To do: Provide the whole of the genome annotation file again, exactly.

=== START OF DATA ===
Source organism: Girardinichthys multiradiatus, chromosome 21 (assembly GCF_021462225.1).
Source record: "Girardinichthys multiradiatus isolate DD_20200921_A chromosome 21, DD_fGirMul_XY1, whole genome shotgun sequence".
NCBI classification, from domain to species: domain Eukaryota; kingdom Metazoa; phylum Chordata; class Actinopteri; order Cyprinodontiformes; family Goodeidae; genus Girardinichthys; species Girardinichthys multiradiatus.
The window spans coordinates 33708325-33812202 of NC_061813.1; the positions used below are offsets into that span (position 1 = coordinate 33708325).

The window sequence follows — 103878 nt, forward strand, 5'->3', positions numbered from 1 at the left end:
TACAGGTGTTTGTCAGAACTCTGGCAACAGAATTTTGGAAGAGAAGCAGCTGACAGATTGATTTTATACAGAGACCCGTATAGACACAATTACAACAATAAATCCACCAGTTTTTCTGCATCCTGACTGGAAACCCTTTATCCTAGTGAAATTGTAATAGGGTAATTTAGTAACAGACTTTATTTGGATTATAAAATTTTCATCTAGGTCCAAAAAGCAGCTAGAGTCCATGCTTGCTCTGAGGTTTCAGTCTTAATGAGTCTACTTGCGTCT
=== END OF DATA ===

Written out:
Source organism: Girardinichthys multiradiatus, chromosome 21 (assembly GCF_021462225.1).
Source record: "Girardinichthys multiradiatus isolate DD_20200921_A chromosome 21, DD_fGirMul_XY1, whole genome shotgun sequence".
NCBI classification, from domain to species: domain Eukaryota; kingdom Metazoa; phylum Chordata; class Actinopteri; order Cyprinodontiformes; family Goodeidae; genus Girardinichthys; species Girardinichthys multiradiatus.
The window spans coordinates 33708325-33812202 of NC_061813.1; the positions used below are offsets into that span (position 1 = coordinate 33708325).

The window sequence follows — 103878 nt, forward strand, 5'->3', positions numbered from 1 at the left end:
TACAGGTGTTTGTCAGAACTCTGGCAACAGAATTTTGGAAGAGAAGCAGCTGACAGATTGATTTTATACAGAGACCCGTATAGACACAATTACAACAATAAATCCACCAGTTTTTCTGCATCCTGACTGGAAACCCTTTATCCTAGTGAAATTGTAATAGGGTAATTTAGTAACAGACTTTATTTGGATTATAAAATTTTCATCTAGGTCCAAAAAGCAGCTAGAGTCCATGCTTGCTCTGAGGTTTCAGTCTTAATGAGTCTACTTGCGTCT